Innocent owner:

A third party with an interest in an asset subject to confiscation who did not know of the conduct giving rise to confiscation or, on learning of the conduct giving rise to confiscation, did all that reasonably could be expected under the circumstances to terminate use of the asset. The term is used interchangeably with bona fide purchaser for value.

Instrument or instrumentality.:

The assets used to facilitate crime, such as a car or boat used to transport narcotics or cash.

International Business Corporation (IBC):

This corporate vehicle, sometimes called an exempt company, is the primary corporate form employed by nonresidents in offshore financial centers. An IBC has the features of a corporation, but it is not permitted to conduct business within the incorporating jurisdiction and is generally exempt from local income taxes. In most jurisdictions, an IBC is not permitted to engage in banking, insurance, and other financial services.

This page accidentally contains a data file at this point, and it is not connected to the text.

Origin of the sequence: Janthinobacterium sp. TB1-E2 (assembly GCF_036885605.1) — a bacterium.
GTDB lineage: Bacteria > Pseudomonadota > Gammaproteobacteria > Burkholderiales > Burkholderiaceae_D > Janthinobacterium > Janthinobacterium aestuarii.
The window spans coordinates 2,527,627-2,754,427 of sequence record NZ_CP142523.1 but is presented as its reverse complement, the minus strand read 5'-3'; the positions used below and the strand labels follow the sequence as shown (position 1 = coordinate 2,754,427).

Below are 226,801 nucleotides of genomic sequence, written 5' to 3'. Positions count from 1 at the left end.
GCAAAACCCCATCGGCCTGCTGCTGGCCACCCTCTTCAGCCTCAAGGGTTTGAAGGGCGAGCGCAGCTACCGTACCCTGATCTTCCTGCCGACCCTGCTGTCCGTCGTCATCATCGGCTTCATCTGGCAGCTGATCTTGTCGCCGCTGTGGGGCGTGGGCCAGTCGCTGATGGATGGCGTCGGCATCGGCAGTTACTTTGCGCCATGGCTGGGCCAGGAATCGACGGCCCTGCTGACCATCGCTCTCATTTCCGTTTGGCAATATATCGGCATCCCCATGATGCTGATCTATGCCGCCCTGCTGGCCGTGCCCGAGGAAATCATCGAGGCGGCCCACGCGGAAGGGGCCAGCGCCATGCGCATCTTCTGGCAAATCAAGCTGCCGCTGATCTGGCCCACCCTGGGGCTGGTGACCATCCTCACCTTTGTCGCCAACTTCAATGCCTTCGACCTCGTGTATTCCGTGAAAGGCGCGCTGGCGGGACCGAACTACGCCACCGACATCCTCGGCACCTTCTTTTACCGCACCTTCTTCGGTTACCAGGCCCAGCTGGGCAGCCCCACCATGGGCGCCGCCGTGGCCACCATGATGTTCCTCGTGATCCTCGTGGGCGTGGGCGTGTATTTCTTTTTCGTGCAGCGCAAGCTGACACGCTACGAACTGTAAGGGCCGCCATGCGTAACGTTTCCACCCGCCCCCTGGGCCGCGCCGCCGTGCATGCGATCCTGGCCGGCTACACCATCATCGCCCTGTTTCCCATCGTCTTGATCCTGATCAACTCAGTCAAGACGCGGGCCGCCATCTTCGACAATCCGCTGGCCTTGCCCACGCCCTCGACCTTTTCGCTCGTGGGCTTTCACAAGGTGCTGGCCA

Know your customer:

The due diligence and bank regulation that financial institutions and other regulated entities must perform to identify their clients and ascertain relevant information pertinent to doing financial business with them.


Legal arrangements:

Express trusts or other similar legal arrangements.

legal persons:

Refers to bodies corporate, foundations, partnerships, or associations or any similar bodies that can establish a permanent customer relationship with a financial institution or otherwise own property.

letters rogatory:

A formal request from a court to a foreign court for some type of judicial assistance. It permits formal communication between the judiciary, a prosecutor, or law enforcement official of one jurisdiction and his or her counterpart in another jurisdiction. A particular form of mutual legal assistance.

Limited liability company (LLC):